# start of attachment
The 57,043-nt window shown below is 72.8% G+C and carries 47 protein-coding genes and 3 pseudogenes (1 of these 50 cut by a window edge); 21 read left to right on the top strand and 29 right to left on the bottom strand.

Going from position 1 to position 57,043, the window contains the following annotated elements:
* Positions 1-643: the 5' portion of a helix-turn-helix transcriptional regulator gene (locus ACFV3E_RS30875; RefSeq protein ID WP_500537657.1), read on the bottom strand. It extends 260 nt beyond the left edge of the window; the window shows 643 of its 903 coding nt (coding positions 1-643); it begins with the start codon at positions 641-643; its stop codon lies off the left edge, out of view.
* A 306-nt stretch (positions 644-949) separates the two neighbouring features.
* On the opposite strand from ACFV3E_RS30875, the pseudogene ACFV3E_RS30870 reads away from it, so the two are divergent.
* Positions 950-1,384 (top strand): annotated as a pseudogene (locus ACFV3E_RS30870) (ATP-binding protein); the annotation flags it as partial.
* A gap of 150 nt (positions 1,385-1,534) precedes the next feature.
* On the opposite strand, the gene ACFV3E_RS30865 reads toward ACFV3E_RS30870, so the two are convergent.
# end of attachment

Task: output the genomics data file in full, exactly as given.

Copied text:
The 57,043-nt window shown below is 72.8% G+C and carries 47 protein-coding genes and 3 pseudogenes (1 of these 50 cut by a window edge); 21 read left to right on the top strand and 29 right to left on the bottom strand.

Going from position 1 to position 57,043, the window contains the following annotated elements:
* Positions 1-643: the 5' portion of a helix-turn-helix transcriptional regulator gene (locus ACFV3E_RS30875; RefSeq protein ID WP_500537657.1), read on the bottom strand. It extends 260 nt beyond the left edge of the window; the window shows 643 of its 903 coding nt (coding positions 1-643); it begins with the start codon at positions 641-643; its stop codon lies off the left edge, out of view.
* A 306-nt stretch (positions 644-949) separates the two neighbouring features.
* On the opposite strand from ACFV3E_RS30875, the pseudogene ACFV3E_RS30870 reads away from it, so the two are divergent.
* Positions 950-1,384 (top strand): annotated as a pseudogene (locus ACFV3E_RS30870) (ATP-binding protein); the annotation flags it as partial.
* A gap of 150 nt (positions 1,385-1,534) precedes the next feature.
* On the opposite strand, the gene ACFV3E_RS30865 reads toward ACFV3E_RS30870, so the two are convergent.